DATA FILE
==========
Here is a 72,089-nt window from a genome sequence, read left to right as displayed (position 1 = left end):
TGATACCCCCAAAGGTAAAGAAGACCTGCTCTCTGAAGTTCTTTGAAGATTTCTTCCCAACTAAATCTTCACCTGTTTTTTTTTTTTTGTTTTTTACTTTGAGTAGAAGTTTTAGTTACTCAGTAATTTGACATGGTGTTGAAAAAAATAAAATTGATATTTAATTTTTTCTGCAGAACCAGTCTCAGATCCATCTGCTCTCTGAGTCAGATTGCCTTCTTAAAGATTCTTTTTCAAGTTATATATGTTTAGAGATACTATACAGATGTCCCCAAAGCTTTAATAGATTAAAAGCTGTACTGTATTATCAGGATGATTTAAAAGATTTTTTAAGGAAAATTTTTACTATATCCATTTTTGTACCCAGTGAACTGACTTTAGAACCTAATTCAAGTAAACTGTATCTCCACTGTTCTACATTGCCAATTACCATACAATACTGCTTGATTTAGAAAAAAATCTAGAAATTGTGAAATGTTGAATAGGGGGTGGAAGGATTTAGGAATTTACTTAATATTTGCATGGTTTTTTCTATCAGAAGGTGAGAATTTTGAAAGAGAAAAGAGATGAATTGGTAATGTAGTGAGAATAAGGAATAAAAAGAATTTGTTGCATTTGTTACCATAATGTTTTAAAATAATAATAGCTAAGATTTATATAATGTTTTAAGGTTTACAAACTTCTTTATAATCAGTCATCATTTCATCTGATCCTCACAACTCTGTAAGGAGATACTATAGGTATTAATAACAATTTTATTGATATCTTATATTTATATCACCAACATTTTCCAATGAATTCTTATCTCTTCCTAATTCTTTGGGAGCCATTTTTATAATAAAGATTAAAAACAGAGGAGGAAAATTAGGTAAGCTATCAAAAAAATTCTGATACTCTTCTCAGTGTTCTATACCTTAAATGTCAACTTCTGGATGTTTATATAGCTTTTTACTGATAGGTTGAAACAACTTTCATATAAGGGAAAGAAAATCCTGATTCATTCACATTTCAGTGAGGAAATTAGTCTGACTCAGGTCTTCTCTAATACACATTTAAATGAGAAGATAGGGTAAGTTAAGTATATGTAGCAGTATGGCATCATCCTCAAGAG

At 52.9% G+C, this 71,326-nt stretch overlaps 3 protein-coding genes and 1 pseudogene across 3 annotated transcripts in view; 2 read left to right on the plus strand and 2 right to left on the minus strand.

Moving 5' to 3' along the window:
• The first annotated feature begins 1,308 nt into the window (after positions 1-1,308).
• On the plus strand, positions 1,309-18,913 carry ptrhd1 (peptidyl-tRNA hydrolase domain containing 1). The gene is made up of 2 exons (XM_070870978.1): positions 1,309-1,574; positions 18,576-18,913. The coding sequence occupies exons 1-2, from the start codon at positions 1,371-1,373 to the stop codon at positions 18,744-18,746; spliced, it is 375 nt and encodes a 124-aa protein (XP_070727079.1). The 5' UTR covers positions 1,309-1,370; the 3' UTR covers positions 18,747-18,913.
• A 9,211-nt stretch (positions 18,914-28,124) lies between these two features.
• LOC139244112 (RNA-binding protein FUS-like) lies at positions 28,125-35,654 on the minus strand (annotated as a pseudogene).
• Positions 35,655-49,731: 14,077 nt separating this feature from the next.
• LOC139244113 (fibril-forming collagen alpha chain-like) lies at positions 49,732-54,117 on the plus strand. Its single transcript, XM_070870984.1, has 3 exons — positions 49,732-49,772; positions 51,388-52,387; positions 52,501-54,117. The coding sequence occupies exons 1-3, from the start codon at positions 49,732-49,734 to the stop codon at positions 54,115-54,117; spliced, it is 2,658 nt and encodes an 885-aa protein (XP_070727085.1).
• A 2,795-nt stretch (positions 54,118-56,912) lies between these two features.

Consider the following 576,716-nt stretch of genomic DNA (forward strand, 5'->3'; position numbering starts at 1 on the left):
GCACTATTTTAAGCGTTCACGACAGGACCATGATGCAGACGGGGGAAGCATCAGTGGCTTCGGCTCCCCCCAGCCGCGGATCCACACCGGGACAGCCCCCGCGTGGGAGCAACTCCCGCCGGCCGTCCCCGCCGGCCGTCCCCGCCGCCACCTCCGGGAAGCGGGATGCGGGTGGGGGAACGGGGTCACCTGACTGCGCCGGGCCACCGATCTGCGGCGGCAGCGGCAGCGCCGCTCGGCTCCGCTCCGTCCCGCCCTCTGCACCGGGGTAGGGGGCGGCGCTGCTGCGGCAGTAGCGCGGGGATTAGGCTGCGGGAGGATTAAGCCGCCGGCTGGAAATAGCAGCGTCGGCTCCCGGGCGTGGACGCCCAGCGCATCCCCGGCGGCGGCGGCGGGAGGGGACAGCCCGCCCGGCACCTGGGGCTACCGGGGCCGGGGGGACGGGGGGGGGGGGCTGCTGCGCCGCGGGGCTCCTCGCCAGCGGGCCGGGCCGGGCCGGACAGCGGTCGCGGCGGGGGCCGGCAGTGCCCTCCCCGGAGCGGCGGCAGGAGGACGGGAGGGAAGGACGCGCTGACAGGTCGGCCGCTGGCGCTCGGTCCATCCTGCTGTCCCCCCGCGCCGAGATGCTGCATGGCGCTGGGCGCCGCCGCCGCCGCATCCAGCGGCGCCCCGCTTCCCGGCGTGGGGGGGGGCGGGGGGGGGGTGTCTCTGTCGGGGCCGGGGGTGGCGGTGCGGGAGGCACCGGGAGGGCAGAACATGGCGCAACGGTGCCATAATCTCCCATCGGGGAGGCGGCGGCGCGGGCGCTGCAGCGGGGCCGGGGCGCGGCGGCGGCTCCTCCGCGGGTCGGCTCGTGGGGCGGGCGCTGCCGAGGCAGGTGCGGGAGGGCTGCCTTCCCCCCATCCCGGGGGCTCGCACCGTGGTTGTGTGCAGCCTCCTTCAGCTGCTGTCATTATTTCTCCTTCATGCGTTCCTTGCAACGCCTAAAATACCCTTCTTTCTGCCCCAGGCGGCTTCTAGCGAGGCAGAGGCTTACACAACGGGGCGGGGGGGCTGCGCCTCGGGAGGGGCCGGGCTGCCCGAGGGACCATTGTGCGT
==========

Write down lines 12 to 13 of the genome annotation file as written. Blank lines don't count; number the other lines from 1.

Consider the following 576,716-nt stretch of genomic DNA (forward strand, 5'->3'; position numbering starts at 1 on the left):
GCACTATTTTAAGCGTTCACGACAGGACCATGATGCAGACGGGGGAAGCATCAGTGGCTTCGGCTCCCCCCAGCCGCGGATCCACACCGGGACAGCCCCCGCGTGGGAGCAACTCCCGCCGGCCGTCCCCGCCGGCCGTCCCCGCCGCCACCTCCGGGAAGCGGGATGCGGGTGGGGGAACGGGGTCACCTGACTGCGCCGGGCCACCGATCTGCGGCGGCAGCGGCAGCGCCGCTCGGCTCCGCTCCGTCCCGCCCTCTGCACCGGGGTAGGGGGCGGCGCTGCTGCGGCAGTAGCGCGGGGATTAGGCTGCGGGAGGATTAAGCCGCCGGCTGGAAATAGCAGCGTCGGCTCCCGGGCGTGGACGCCCAGCGCATCCCCGGCGGCGGCGGCGGGAGGGGACAGCCCGCCCGGCACCTGGGGCTACCGGGGCCGGGGGGACGGGGGGGGGGGGCTGCTGCGCCGCGGGGCTCCTCGCCAGCGGGCCGGGCCGGGCCGGACAGCGGTCGCGGCGGGGGCCGGCAGTGCCCTCCCCGGAGCGGCGGCAGGAGGACGGGAGGGAAGGACGCGCTGACAGGTCGGCCGCTGGCGCTCGGTCCATCCTGCTGTCCCCCCGCGCCGAGATGCTGCATGGCGCTGGGCGCCGCCGCCGCCGCATCCAGCGGCGCCCCGCTTCCCGGCGTGGGGGGGGGCGGGGGGGGGGTGTCTCTGTCGGGGCCGGGGGTGGCGGTGCGGGAGGCACCGGGAGGGCAGAACATGGCGCAACGGTGCCATAATCTCCCATCGGGGAGGCGGCGGCGCGGGCGCTGCAGCGGGGCCGGGGCGCGGCGGCGGCTCCTCCGCGGGTCGGCTCGTGGGGCGGGCGCTGCCGAGGCAGGTGCGGGAGGGCTGCCTTCCCCCCATCCCGGGGGCTCGCACCGTGGTTGTGTGCAGCCTCCTTCAGCTGCTGTCATTATTTCTCCTTCATGCGTTCCTTGCAACGCCTAAAATACCCTTCTTTCTGCCCCAGGCGGCTTCTAGCGAGGCAGAGGCTTACACAACGGGGCGGGGGGGCTGCGCCTCGGGAGGGGCCGGGCTGCCCGAGGGACCATTGTGCGT